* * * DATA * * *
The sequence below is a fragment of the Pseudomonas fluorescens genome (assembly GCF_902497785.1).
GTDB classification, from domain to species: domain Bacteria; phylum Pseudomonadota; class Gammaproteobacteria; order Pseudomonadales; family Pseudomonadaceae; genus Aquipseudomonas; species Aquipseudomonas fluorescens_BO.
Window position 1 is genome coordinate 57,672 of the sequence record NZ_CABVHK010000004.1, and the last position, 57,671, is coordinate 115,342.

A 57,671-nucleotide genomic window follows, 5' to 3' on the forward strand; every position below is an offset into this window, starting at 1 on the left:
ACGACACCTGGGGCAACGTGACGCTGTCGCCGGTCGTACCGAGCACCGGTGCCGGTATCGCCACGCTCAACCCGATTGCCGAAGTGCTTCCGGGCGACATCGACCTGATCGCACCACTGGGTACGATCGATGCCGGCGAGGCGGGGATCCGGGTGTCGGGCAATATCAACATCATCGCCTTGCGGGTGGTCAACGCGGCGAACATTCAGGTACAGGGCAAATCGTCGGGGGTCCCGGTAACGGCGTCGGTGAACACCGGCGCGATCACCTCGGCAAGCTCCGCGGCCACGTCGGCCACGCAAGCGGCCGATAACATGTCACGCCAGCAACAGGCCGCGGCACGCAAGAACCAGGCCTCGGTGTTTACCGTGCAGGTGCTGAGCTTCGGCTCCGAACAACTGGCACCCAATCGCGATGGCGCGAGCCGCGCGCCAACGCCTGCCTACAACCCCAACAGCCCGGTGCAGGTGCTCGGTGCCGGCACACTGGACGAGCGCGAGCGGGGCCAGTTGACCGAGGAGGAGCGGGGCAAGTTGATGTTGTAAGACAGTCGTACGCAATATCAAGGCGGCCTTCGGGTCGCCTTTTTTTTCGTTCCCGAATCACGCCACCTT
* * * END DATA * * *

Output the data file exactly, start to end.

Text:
The sequence below is a fragment of the Pseudomonas fluorescens genome (assembly GCF_902497785.1).
GTDB classification, from domain to species: domain Bacteria; phylum Pseudomonadota; class Gammaproteobacteria; order Pseudomonadales; family Pseudomonadaceae; genus Aquipseudomonas; species Aquipseudomonas fluorescens_BO.
Window position 1 is genome coordinate 57,672 of the sequence record NZ_CABVHK010000004.1, and the last position, 57,671, is coordinate 115,342.

A 57,671-nucleotide genomic window follows, 5' to 3' on the forward strand; every position below is an offset into this window, starting at 1 on the left:
ACGACACCTGGGGCAACGTGACGCTGTCGCCGGTCGTACCGAGCACCGGTGCCGGTATCGCCACGCTCAACCCGATTGCCGAAGTGCTTCCGGGCGACATCGACCTGATCGCACCACTGGGTACGATCGATGCCGGCGAGGCGGGGATCCGGGTGTCGGGCAATATCAACATCATCGCCTTGCGGGTGGTCAACGCGGCGAACATTCAGGTACAGGGCAAATCGTCGGGGGTCCCGGTAACGGCGTCGGTGAACACCGGCGCGATCACCTCGGCAAGCTCCGCGGCCACGTCGGCCACGCAAGCGGCCGATAACATGTCACGCCAGCAACAGGCCGCGGCACGCAAGAACCAGGCCTCGGTGTTTACCGTGCAGGTGCTGAGCTTCGGCTCCGAACAACTGGCACCCAATCGCGATGGCGCGAGCCGCGCGCCAACGCCTGCCTACAACCCCAACAGCCCGGTGCAGGTGCTCGGTGCCGGCACACTGGACGAGCGCGAGCGGGGCCAGTTGACCGAGGAGGAGCGGGGCAAGTTGATGTTGTAAGACAGTCGTACGCAATATCAAGGCGGCCTTCGGGTCGCCTTTTTTTTCGTTCCCGAATCACGCCACCTT